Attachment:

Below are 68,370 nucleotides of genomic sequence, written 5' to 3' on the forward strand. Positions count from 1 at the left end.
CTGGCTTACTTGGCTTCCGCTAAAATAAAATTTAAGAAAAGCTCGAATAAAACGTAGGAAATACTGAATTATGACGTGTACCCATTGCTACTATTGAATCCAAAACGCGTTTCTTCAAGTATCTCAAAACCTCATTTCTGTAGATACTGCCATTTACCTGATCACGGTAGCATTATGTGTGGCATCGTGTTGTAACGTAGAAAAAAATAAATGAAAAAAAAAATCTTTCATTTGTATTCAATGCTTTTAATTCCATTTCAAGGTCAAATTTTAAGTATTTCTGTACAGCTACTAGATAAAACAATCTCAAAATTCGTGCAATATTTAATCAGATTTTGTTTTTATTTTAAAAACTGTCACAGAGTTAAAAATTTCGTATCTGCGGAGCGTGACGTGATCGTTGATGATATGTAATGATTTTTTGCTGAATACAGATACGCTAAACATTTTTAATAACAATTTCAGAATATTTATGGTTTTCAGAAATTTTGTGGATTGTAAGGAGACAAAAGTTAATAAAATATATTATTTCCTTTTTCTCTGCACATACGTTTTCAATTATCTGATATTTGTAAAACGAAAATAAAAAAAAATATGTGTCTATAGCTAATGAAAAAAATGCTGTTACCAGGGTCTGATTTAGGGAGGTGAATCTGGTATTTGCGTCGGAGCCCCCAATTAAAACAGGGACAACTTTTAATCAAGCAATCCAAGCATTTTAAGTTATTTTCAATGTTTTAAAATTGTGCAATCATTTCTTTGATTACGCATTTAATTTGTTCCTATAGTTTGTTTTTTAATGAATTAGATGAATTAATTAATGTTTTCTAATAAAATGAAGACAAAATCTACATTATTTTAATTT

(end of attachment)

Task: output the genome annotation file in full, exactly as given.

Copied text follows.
Below are 68,370 nucleotides of genomic sequence, written 5' to 3' on the forward strand. Positions count from 1 at the left end.
CTGGCTTACTTGGCTTCCGCTAAAATAAAATTTAAGAAAAGCTCGAATAAAACGTAGGAAATACTGAATTATGACGTGTACCCATTGCTACTATTGAATCCAAAACGCGTTTCTTCAAGTATCTCAAAACCTCATTTCTGTAGATACTGCCATTTACCTGATCACGGTAGCATTATGTGTGGCATCGTGTTGTAACGTAGAAAAAAATAAATGAAAAAAAAAATCTTTCATTTGTATTCAATGCTTTTAATTCCATTTCAAGGTCAAATTTTAAGTATTTCTGTACAGCTACTAGATAAAACAATCTCAAAATTCGTGCAATATTTAATCAGATTTTGTTTTTATTTTAAAAACTGTCACAGAGTTAAAAATTTCGTATCTGCGGAGCGTGACGTGATCGTTGATGATATGTAATGATTTTTTGCTGAATACAGATACGCTAAACATTTTTAATAACAATTTCAGAATATTTATGGTTTTCAGAAATTTTGTGGATTGTAAGGAGACAAAAGTTAATAAAATATATTATTTCCTTTTTCTCTGCACATACGTTTTCAATTATCTGATATTTGTAAAACGAAAATAAAAAAAAATATGTGTCTATAGCTAATGAAAAAAATGCTGTTACCAGGGTCTGATTTAGGGAGGTGAATCTGGTATTTGCGTCGGAGCCCCCAATTAAAACAGGGACAACTTTTAATCAAGCAATCCAAGCATTTTAAGTTATTTTCAATGTTTTAAAATTGTGCAATCATTTCTTTGATTACGCATTTAATTTGTTCCTATAGTTTGTTTTTTAATGAATTAGATGAATTAATTAATGTTTTCTAATAAAATGAAGACAAAATCTACATTATTTTAATTT